French President Emmanuel Macron arrived in Beirut two days after the port blast destroyed large swathes of the city. At a moment no Lebanese politician dared to show their face in public, he walked down a shattered Rue Gouraud – Gemmayze’s main thoroughfare – named after general Henri Gouraud’s presiding role during the First World War as Ottoman authority gave way to French administration.
Amidst rubble, blood, torment and tears Macron promised that France would never leave Lebanon’s side.
We watched him gather many of the country’s post-civil war former militiamen-turned-political-elders at La Résidence des Pins.
Tail ends of a century of France’s legacy in Lebanon. In the backdrop, a famous photo of Gouraud’s proclamation of Le Grand Liban on September 1, 1920 along the palatial steps. A snapshot instilled of a territorially expanded Mount Lebanon to coast and valley, and a cross-confessional experiment that would give way – in the middle of the Second World War – to elusive independence.
And in the foreground, a roundtable of misery. The usual suspects were chastised by Macron, who warned that if they did not reform, they would lose control. Either the regime gets its act together, or it is tossed to history’s dustbin, adding to the protestors’ demands, heard for months on end.
The old and inefficient way we govern – inherited from centuries of Ottoman dominion and enshrined by two decades of French rule – we can update ourselves.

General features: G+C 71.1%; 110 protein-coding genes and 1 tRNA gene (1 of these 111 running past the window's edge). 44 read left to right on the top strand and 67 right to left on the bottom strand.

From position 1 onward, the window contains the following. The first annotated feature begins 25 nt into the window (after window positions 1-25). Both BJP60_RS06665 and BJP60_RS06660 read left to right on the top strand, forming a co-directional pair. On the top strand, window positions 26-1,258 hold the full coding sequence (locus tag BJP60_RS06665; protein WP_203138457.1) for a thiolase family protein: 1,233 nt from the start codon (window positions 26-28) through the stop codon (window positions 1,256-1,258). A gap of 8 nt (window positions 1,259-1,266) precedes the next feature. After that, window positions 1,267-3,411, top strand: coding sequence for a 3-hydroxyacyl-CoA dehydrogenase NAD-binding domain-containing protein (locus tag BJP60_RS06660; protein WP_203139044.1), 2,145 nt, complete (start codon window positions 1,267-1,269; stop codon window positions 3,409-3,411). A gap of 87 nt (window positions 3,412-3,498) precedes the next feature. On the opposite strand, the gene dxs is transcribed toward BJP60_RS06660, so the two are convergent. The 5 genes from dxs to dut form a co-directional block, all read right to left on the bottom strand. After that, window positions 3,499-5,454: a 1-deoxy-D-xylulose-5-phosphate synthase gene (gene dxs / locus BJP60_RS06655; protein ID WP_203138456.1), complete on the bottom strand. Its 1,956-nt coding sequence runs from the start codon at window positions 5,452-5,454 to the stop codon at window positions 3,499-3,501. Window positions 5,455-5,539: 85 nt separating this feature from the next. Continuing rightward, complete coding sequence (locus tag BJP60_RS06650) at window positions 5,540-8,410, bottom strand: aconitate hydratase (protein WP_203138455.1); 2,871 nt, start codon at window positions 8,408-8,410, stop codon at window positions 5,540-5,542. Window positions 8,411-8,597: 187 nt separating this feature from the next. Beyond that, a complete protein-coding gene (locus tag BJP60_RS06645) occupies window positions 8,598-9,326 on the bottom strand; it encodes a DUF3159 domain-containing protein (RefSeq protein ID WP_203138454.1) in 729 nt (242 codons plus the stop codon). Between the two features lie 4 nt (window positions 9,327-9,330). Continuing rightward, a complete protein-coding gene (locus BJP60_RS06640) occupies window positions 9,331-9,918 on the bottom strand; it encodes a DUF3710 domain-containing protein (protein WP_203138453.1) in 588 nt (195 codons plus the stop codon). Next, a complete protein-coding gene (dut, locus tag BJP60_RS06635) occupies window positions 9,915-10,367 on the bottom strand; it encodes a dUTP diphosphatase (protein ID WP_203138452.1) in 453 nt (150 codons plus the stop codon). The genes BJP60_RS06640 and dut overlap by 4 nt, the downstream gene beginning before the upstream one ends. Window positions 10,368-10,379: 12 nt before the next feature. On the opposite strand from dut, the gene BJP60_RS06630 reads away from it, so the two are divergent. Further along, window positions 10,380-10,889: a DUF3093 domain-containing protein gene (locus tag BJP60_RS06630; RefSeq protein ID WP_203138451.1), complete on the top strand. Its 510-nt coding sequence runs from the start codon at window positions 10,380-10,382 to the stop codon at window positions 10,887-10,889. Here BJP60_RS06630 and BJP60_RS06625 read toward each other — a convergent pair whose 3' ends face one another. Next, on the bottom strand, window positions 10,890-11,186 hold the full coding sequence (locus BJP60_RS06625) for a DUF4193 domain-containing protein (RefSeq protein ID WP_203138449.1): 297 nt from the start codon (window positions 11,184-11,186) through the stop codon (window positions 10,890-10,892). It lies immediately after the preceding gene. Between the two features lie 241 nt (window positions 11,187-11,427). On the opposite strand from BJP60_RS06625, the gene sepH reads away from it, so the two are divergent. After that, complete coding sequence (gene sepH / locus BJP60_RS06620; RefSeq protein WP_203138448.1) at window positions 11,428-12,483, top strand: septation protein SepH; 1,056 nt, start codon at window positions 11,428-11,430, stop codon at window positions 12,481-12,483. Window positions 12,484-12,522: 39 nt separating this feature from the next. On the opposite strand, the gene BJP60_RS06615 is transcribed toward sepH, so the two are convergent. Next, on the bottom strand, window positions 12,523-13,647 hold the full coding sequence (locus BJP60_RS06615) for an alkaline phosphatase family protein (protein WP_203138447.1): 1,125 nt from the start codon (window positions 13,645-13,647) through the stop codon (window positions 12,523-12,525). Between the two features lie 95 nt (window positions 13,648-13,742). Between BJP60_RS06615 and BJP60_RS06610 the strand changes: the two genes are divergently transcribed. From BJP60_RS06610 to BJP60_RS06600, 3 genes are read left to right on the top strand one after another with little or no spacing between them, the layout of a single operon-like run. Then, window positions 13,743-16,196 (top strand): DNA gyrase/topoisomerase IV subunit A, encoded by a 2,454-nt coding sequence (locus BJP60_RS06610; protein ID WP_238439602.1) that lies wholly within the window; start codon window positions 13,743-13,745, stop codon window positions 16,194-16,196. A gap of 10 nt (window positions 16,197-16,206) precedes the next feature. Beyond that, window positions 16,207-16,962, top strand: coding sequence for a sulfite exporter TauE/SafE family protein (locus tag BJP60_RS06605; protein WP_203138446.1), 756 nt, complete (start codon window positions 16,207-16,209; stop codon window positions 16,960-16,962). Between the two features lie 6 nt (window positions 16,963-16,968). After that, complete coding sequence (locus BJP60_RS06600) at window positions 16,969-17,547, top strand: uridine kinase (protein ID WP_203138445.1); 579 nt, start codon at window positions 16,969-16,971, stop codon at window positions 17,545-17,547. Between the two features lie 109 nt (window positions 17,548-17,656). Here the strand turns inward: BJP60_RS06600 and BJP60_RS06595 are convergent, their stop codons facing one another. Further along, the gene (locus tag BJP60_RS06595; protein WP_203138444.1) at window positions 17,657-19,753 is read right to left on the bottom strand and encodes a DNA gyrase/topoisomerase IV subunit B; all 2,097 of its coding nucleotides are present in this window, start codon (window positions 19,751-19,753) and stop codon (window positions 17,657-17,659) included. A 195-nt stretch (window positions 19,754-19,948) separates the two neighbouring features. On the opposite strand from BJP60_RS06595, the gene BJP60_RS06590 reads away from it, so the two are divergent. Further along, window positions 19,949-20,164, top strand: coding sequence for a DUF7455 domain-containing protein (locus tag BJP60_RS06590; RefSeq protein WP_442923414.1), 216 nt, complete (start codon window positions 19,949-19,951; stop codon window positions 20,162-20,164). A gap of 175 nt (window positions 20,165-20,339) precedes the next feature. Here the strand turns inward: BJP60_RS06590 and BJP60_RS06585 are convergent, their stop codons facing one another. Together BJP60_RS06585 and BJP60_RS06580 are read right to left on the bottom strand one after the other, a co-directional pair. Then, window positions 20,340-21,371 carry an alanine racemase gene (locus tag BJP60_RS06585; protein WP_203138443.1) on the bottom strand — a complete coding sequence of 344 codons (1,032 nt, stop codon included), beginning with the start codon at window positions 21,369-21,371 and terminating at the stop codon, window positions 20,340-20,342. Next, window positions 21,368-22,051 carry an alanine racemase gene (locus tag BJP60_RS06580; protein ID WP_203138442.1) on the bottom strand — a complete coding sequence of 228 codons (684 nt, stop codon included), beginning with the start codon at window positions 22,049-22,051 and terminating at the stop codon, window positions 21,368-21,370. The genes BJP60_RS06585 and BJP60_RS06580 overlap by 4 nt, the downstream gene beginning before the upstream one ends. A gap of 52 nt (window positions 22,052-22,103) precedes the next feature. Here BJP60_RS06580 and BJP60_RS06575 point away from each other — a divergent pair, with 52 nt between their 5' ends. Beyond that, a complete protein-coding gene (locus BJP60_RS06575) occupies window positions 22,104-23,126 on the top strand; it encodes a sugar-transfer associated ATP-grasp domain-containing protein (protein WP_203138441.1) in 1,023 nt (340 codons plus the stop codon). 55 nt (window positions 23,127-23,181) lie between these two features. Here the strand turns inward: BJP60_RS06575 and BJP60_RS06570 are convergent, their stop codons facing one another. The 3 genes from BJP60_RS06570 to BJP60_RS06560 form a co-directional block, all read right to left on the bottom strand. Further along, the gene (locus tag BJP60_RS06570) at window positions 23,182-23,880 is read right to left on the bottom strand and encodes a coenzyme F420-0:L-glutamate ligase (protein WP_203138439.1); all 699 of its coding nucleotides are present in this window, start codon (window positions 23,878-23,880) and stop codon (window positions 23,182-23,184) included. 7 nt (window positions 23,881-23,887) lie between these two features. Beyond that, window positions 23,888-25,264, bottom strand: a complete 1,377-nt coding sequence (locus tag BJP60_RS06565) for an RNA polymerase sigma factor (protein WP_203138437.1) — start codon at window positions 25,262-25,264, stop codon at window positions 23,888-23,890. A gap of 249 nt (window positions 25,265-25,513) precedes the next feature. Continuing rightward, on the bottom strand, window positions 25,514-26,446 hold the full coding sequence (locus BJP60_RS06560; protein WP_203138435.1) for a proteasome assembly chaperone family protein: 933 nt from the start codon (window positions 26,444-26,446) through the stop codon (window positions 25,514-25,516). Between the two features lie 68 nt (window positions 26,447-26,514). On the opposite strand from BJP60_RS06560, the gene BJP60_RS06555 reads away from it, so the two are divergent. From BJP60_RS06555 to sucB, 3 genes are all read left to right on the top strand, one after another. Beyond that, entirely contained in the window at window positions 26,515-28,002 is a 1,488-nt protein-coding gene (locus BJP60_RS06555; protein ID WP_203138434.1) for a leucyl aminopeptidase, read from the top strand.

In fact, it is no one’s responsibility but our own.
Endless academic research papers, think tank panel discussions and NGO initiatives on how to caress sectarianism’s insecurities while learning from secularism’s advantages are, in the end, a sideshow. Our society’s concerns reflect our multi-layered history and multitude of identities. And pluralism is one of our strengths. The long and arduous job of channeling communal differences into sounder ways of political expression has been on pause for over half a century. And that has nothing to do with the way we were born. Our nascent cosmopolitanism is real, with or without a French midwife.
It is how we grew up, independently, in the 20th century that brought us to our knees. An adolescence that barely hit maturity before losing the most important tool to chart our destiny: sovereignty.
Our adulthood has been mired by cycles of wealth and despair. A rollercoaster ride that lets us shine at times, while losing most of our modernity to invasion, occupation and war. And a guarantee that the 21st century shall not fare better, far better expressed by Samir Kassir in his ‘Histoire de Beyrouth’: “extravertie dans sa prospérité, la ville l’est encore dans sa ruine.”
Our sovereign foundation has been left out of Macron’s calculations or resolution to Lebanon’s problems.
Our sovereign foundation has been left out of Macron’s calculations or resolution to Lebanon’s problems. I use the word resolution here, somewhat chidingly, because there is no practical path for successful reform within a country burdened by its perpetual battlefield role for rogue regimes.
Instead, at La Résidence, weeks from Greater Lebanon’s centennial, Macron sidestepped conflict resolution for a typical crisis managerial role. A position many leaders, including Macron, have tried and struggled with before ultimately fading. Short-term ideas meant to alleviate some suffering, while accepting an abnormal state of affairs where a foreign-backed militia holds more sway than the local population. Avoiding a foundational flaw that ensures continued failure.
And since hindsight is ‘2020’, neither reform nor regime change has happened.